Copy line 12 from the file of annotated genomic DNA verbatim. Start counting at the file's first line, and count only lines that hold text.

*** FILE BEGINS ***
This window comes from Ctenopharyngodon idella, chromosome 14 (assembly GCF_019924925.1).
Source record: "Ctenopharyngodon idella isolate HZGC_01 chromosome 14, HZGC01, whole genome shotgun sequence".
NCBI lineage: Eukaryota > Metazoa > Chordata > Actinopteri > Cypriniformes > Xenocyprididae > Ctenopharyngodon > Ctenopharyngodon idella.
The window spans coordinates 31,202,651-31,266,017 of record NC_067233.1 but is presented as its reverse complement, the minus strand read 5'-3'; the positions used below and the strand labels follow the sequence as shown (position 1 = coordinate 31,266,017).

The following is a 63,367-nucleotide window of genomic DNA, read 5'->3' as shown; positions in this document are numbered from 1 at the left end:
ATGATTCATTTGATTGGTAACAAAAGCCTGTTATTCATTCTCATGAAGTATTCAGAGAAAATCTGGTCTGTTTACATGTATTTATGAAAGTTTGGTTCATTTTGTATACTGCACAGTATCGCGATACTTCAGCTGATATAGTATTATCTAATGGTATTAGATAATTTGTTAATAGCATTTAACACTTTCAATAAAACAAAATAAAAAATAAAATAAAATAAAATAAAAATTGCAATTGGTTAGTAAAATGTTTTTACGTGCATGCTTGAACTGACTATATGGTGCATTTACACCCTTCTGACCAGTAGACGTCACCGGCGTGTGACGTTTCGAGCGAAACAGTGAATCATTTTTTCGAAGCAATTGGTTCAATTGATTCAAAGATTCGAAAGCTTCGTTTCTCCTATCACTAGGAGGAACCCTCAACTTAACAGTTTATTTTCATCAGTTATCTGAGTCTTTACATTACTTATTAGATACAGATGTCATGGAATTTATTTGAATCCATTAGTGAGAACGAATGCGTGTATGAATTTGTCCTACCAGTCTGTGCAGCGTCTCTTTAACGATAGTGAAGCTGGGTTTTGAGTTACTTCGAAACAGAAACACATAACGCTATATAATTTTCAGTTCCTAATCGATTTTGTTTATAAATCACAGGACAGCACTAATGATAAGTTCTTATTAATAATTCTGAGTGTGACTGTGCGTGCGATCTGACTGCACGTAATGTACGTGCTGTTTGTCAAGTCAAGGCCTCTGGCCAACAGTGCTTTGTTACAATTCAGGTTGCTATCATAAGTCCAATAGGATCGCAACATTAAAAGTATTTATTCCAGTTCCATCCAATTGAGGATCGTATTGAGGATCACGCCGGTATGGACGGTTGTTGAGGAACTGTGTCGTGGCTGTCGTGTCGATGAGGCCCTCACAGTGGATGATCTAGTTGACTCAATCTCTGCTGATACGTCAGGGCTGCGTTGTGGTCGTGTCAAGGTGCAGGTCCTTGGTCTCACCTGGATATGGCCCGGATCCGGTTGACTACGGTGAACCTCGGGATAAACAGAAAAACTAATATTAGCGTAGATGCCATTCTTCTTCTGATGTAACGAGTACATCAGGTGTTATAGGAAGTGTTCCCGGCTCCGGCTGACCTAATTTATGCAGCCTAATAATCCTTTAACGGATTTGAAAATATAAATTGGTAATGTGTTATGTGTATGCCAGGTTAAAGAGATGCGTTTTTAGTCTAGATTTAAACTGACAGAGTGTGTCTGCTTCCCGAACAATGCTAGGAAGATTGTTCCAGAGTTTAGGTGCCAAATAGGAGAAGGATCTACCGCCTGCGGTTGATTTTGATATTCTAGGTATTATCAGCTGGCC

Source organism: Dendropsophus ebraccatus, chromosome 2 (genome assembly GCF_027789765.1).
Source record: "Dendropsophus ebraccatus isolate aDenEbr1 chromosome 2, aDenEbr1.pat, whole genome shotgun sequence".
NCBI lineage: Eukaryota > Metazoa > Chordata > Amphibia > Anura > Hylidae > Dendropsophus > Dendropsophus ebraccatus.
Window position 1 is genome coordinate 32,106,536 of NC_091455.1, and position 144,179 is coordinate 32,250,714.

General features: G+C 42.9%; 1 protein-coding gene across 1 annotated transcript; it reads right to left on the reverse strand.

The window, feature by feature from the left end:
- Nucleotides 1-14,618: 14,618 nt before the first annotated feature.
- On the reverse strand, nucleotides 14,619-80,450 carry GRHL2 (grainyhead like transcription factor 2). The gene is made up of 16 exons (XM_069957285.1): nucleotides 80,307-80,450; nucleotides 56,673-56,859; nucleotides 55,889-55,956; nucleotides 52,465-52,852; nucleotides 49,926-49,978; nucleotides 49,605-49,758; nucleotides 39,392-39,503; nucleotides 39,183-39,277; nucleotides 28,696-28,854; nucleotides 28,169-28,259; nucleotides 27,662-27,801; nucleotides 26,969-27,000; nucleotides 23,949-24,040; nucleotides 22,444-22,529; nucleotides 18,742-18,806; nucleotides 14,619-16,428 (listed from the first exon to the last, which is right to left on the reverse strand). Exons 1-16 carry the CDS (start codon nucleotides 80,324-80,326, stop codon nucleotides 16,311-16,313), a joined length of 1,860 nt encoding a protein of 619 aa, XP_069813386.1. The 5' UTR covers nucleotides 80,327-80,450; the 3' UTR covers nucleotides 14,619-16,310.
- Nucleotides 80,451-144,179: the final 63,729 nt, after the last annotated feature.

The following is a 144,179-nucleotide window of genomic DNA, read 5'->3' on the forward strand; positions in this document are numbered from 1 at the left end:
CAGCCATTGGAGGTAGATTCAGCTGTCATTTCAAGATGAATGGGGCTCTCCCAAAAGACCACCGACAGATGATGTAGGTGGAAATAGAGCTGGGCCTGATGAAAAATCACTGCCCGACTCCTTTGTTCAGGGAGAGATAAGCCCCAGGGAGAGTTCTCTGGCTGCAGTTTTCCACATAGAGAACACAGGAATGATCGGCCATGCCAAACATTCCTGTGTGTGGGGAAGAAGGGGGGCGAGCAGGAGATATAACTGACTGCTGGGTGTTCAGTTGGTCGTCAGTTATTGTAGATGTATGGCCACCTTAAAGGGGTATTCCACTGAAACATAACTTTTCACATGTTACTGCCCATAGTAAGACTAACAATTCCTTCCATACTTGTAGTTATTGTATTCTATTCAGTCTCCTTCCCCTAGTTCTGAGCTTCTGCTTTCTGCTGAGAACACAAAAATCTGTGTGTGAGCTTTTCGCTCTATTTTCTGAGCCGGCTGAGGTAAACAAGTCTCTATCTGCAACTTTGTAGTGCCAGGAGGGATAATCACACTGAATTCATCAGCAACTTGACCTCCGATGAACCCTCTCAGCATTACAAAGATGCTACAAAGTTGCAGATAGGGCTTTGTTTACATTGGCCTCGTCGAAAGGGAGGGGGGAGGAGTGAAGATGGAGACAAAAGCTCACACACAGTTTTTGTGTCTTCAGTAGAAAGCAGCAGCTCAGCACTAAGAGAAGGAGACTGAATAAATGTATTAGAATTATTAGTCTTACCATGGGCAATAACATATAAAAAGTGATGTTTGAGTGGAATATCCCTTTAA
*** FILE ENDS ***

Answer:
The window, feature by feature from the left end: